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Entries Tagged ‘maxis’:

Lost Classics: SimTower (PC)

Before Tiny Tower (and its rip off Dream Heights), there was SimTower, or The Tower, as it was known in Japan. Although Simtower was a different and more complex game from Tiny Tower, its goal was the same: build a huge skyscraper, and satisfy the needs to the tenants within. Your eventually objective is to make your tower a 5-star building. SimTower wasn’t developed by Maxis, but rather, it was published by a Japanese company called OpenBook (now renamed Vivarium Inc). Ironically, developer Yoot Saito got into game development after playing SimCity, and The Tower was re-branded SimTower when Maxis released it in the US. As you progress in Sim Tower, you’ll be able to build everything from offices and apartments to restaurants, movie theaters, and hotels. From time to time, you’ll encounter various events in the building. For example, terrorists may call to inform you that there is a bomb in the building. The game was criticized for moving slow and not including much promotional materials, but it would be just as well received as many of Maxis’s other games. OpenBook/Vivarium would develop a sequel to SImTower, called Yoot Tower, and would eventually go on to develop the Dreamcast cult classic Seaman along with portable remakes and sequels to The Tower for the Gameboy Advance and Nintendo DS. The original SimTower has been regulated to abandonware status, but hopefully it won’t be long before GOG or someone decided to pick it up for a release. If anything, this game could use a good remake.

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Famicom Dojo Podcast: Matrimony

The idea and practical applications of marriage barely come up in video games. Sure, there’s not much of a place for it in Angry Birds, and it theoretically might be the ultimate goal of dating sims. But what about games where you’re playing as a character or interact with NPCs who just ARE married? Sean and Vinnk (gamers who are, apparently miraculously, each respectively married with children) explore the reasons why games might actually shy away from the trapping of matrimony, and how the few games that do use it (Fable, The Sims, Alan Wake) want to milk it for emotional impact. But how "emotionally impacted" might an 8 year-old gamer feel about such subject matter — and is that right there the reason it’s a subject few developers dare to tread? And when is Mario just going to marry Princess Peach already! How many more times does she need to get kidnapped by Bowser for him to get the hint??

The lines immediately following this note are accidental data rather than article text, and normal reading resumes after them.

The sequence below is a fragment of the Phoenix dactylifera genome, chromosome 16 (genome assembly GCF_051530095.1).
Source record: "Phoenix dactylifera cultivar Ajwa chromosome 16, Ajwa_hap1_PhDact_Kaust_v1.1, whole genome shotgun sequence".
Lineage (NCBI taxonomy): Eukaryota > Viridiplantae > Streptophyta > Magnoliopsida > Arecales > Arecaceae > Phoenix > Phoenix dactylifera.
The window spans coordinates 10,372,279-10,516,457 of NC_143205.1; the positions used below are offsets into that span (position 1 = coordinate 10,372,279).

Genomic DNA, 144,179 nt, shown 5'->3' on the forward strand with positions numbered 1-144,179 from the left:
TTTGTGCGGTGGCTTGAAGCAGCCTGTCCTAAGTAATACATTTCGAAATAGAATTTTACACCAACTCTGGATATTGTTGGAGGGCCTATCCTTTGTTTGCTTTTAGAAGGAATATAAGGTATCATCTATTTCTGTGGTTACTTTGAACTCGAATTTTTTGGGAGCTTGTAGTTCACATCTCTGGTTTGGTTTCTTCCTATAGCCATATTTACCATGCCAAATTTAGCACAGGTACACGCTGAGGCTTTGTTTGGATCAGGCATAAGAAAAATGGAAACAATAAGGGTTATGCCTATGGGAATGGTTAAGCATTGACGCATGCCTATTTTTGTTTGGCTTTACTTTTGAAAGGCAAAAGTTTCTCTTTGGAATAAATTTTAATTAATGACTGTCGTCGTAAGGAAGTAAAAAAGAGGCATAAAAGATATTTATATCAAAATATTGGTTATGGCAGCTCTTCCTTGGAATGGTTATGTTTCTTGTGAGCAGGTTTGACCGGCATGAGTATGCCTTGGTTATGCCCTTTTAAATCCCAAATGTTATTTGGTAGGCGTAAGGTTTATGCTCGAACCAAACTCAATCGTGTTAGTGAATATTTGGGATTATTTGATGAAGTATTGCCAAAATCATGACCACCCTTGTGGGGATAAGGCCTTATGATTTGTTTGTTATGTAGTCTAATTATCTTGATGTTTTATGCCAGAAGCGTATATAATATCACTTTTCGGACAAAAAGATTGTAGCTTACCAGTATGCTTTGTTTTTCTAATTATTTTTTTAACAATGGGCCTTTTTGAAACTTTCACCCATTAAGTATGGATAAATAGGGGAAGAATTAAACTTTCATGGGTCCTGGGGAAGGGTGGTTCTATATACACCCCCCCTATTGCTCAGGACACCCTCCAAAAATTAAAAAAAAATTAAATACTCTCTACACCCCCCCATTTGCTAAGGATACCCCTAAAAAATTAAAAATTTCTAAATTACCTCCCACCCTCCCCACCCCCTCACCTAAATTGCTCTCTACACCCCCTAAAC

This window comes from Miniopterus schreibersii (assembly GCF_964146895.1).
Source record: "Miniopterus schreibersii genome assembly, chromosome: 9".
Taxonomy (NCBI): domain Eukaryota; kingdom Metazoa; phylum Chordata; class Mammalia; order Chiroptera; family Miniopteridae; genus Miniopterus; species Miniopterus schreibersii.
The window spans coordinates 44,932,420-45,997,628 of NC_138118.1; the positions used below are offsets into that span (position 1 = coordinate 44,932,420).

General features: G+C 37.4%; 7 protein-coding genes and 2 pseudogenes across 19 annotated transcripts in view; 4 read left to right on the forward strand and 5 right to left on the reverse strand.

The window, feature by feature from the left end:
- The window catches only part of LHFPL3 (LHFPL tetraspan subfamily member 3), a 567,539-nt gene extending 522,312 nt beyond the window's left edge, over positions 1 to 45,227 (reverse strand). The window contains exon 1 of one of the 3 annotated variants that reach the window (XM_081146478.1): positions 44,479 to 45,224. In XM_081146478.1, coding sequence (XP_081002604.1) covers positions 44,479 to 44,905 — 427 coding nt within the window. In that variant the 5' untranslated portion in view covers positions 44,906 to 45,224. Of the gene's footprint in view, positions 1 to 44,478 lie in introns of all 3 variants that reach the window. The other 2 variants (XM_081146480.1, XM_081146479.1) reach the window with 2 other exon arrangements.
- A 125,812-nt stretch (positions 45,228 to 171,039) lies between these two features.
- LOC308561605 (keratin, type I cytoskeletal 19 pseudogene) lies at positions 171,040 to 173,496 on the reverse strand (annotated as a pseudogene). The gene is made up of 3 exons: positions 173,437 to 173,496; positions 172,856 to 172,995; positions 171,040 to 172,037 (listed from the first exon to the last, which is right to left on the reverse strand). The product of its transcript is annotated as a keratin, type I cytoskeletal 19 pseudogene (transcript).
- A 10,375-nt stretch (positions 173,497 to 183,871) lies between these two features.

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Famicom Dojo Podcast: Video Game Babies

Kids get a bad rap in video games. Sometimes they’re beat up to pull emotional heartstrings, but mostly they’re just annoying. Is there a way for kids to be used or portrayed in games that isn’t exploitative or make you want to cause yourself bodily harm? Vinnk and Sean run down the appearances of children in games, from the NES all the way to the upcoming Mass Effect 3, across consoles and the PC. We also run down the history of unlicensed NES publisher Color Dream, and what their originally shocking games turned into.

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Lost Classics: SimCity 2000 (PC, N64, Playstation, Saturn, SNES, Game Boy Advance)

SimCity 2000 is the most well known entry in Maxis’ SimCity franchise. It expanded upon the original game greatly, adding new types of facilities. Would-be mayors can add everything from zoos, to prisons, to high schools. The game also added an underground plumbing system, a more complex tax system, and since the map was isometric (as opposed to top-down), there was also land elevation. You can play through several scenarios, many of which based off of real-world situations such as the economic depression in 1970s Flint Michigan. Even today, with more advanced city simulators being released, SimCity remains the gold standard in city building. If you have yet to play this classic, Gog.com has it on sale for $5.99.

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$20 Game of the Week; Spore (PC, MAC)

Spore was perhaps Will Wright and Maxis’ most ambitious game to date. Although it wasn’t perfect, it’s level of customization is rivaled only by Maxis’ other big franchise, The Sims. While it may have caught some heat with the whole creationism vs evolution debates, a key part of its gameplay is how things evolve over time. Like Enix’s EVO from nearly 2 decades prior, Spore’s big hook is that it makes a controversial subject such as evolution a fun part of the gameplay.
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